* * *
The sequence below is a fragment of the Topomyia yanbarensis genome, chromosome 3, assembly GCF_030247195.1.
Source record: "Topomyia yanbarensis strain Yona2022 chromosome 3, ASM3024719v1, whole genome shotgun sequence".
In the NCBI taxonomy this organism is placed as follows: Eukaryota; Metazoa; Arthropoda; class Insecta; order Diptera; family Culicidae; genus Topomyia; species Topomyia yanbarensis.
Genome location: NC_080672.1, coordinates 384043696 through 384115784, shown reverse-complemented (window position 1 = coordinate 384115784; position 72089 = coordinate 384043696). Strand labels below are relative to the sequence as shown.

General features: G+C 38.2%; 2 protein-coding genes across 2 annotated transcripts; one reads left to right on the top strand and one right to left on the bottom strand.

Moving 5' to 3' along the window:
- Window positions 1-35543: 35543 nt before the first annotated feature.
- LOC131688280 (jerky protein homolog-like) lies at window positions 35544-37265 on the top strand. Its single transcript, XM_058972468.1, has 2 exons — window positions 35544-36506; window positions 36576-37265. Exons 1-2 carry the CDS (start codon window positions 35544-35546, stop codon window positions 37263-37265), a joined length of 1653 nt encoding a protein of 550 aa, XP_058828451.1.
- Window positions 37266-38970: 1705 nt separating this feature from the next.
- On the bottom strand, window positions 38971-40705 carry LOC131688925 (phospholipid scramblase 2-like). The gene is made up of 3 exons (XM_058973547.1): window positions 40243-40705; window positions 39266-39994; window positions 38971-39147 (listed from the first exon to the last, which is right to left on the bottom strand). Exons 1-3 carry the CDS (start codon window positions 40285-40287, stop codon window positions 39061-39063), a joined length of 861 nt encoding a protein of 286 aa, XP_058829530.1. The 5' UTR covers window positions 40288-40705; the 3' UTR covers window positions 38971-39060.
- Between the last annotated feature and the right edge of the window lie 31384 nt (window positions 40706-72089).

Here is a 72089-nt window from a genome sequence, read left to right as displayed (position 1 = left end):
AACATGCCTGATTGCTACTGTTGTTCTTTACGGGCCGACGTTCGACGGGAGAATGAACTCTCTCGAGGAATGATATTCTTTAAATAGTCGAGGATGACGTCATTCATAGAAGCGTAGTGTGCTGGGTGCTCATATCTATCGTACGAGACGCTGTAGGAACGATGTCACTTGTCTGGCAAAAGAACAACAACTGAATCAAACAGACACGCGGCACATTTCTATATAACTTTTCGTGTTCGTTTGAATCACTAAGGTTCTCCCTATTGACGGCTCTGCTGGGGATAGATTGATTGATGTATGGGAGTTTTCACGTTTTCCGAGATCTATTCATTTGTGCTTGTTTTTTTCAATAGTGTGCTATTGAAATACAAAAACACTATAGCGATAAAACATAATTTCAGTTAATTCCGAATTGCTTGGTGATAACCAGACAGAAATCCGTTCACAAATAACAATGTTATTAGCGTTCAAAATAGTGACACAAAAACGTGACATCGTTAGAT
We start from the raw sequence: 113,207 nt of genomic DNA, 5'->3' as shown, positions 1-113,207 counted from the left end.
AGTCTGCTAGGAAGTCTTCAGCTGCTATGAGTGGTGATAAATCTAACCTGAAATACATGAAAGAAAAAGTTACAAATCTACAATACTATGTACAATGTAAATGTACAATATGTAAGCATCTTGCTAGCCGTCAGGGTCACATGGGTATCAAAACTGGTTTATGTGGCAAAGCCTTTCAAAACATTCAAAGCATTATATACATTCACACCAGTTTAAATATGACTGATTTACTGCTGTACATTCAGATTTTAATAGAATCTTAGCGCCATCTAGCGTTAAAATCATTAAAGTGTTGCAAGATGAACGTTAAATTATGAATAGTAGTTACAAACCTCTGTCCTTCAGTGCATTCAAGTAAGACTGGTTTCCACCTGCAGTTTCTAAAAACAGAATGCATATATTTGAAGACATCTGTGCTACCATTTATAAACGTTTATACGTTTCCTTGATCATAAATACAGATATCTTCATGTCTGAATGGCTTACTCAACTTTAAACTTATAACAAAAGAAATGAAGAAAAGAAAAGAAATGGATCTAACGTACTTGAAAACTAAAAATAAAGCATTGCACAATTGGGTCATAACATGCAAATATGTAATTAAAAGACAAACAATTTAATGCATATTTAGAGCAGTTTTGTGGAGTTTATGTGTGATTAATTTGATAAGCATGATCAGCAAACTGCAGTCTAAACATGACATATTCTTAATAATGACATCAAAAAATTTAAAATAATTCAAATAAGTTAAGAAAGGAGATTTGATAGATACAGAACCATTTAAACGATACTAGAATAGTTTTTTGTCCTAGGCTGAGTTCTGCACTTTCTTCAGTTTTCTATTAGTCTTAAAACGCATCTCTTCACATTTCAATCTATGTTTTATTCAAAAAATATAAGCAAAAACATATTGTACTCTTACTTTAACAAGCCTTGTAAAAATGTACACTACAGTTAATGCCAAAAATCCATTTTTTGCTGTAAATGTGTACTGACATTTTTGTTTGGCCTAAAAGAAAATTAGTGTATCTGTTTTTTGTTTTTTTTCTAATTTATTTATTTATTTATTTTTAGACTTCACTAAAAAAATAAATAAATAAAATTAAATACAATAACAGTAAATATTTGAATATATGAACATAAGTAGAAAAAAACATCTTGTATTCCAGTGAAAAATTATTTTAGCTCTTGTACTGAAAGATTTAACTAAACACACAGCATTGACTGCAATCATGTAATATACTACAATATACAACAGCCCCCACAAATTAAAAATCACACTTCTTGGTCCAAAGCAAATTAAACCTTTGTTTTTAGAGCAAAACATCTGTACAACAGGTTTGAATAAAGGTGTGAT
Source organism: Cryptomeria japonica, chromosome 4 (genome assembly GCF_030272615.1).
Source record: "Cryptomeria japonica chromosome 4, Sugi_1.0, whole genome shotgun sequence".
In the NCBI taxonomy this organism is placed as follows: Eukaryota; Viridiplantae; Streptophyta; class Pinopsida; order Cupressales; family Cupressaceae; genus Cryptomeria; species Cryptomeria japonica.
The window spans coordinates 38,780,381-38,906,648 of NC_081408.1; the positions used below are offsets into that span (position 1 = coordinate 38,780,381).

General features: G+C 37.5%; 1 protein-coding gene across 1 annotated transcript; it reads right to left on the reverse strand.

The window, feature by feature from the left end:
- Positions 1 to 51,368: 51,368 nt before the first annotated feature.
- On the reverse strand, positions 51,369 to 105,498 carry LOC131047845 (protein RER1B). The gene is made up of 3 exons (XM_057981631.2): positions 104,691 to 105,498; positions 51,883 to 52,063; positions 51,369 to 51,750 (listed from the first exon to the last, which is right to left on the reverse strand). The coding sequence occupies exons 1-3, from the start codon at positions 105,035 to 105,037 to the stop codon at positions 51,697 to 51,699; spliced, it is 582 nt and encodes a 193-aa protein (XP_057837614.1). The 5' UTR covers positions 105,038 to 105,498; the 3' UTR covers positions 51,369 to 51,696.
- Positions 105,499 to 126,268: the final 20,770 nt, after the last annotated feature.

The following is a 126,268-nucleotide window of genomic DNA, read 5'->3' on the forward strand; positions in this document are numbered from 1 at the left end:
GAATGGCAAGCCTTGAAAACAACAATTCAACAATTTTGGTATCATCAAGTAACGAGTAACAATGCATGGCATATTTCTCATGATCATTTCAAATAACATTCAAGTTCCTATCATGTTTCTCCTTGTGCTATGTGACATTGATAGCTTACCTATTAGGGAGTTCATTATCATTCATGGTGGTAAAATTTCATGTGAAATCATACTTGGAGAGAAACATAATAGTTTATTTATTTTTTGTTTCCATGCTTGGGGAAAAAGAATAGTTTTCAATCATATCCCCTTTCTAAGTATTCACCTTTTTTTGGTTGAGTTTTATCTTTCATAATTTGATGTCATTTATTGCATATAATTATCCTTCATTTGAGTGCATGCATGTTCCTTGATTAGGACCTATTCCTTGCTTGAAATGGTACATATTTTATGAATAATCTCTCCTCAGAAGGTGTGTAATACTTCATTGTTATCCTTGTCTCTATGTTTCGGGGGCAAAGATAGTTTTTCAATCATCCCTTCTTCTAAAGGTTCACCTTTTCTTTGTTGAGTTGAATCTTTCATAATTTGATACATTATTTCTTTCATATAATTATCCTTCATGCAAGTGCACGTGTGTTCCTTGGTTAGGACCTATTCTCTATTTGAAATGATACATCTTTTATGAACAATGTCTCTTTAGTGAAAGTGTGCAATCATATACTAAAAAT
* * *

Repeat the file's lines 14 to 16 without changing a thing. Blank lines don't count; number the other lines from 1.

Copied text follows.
We start from the raw sequence: 113,207 nt of genomic DNA, 5'->3' as shown, positions 1-113,207 counted from the left end.
AGTCTGCTAGGAAGTCTTCAGCTGCTATGAGTGGTGATAAATCTAACCTGAAATACATGAAAGAAAAAGTTACAAATCTACAATACTATGTACAATGTAAATGTACAATATGTAAGCATCTTGCTAGCCGTCAGGGTCACATGGGTATCAAAACTGGTTTATGTGGCAAAGCCTTTCAAAACATTCAAAGCATTATATACATTCACACCAGTTTAAATATGACTGATTTACTGCTGTACATTCAGATTTTAATAGAATCTTAGCGCCATCTAGCGTTAAAATCATTAAAGTGTTGCAAGATGAACGTTAAATTATGAATAGTAGTTACAAACCTCTGTCCTTCAGTGCATTCAAGTAAGACTGGTTTCCACCTGCAGTTTCTAAAAACAGAATGCATATATTTGAAGACATCTGTGCTACCATTTATAAACGTTTATACGTTTCCTTGATCATAAATACAGATATCTTCATGTCTGAATGGCTTACTCAACTTTAAACTTATAACAAAAGAAATGAAGAAAAGAAAAGAAATGGATCTAACGTACTTGAAAACTAAAAATAAAGCATTGCACAATTGGGTCATAACATGCAAATATGTAATTAAAAGACAAACAATTTAATGCATATTTAGAGCAGTTTTGTGGAGTTTATGTGTGATTAATTTGATAAGCATGATCAGCAAACTGCAGTCTAAACATGACATATTCTTAATAATGACATCAAAAAATTTAAAATAATTCAAATAAGTTAAGAAAGGAGATTTGATAGATACAGAACCATTTAAACGATACTAGAATAGTTTTTTGTCCTAGGCTGAGTTCTGCACTTTCTTCAGTTTTCTATTAGTCTTAAAACGCATCTCTTCACATTTCAATCTATGTTTTATTCAAAAAATATAAGCAAAAACATATTGTACTCTTACTTTAACAAGCCTTGTAAAAATGTACACTACAGTTAATGCCAAAAATCCATTTTTTGCTGTAAATGTGTACTGACATTTTTGTTTGGCCTAAAAGAAAATTAGTGTATCTGTTTTTTGTTTTTTTTCTAATTTATTTATTTATTTATTTTTAGACTTCACTAAAAAAATAAATAAATAAAATTAAATACAATAACAGTAAATATTTGAATATATGAACATAAGTAGAAAAAAACATCTTGTATTCCAGTGAAAAATTATTTTAGCTCTTGTACTGAAAGATTTAACTAAACACACAGCATTGACTGCAATCATGTAATATACTACAATATACAACAGCCCCCACAAATTAAAAATCACACTTCTTGGTCCAAAGCAAATTAAACCTTTGTTTTTAGAGCAAAACATCTGTACAACAGGTTTGAATAAAGGTGTGAT
Source organism: Cryptomeria japonica, chromosome 4 (genome assembly GCF_030272615.1).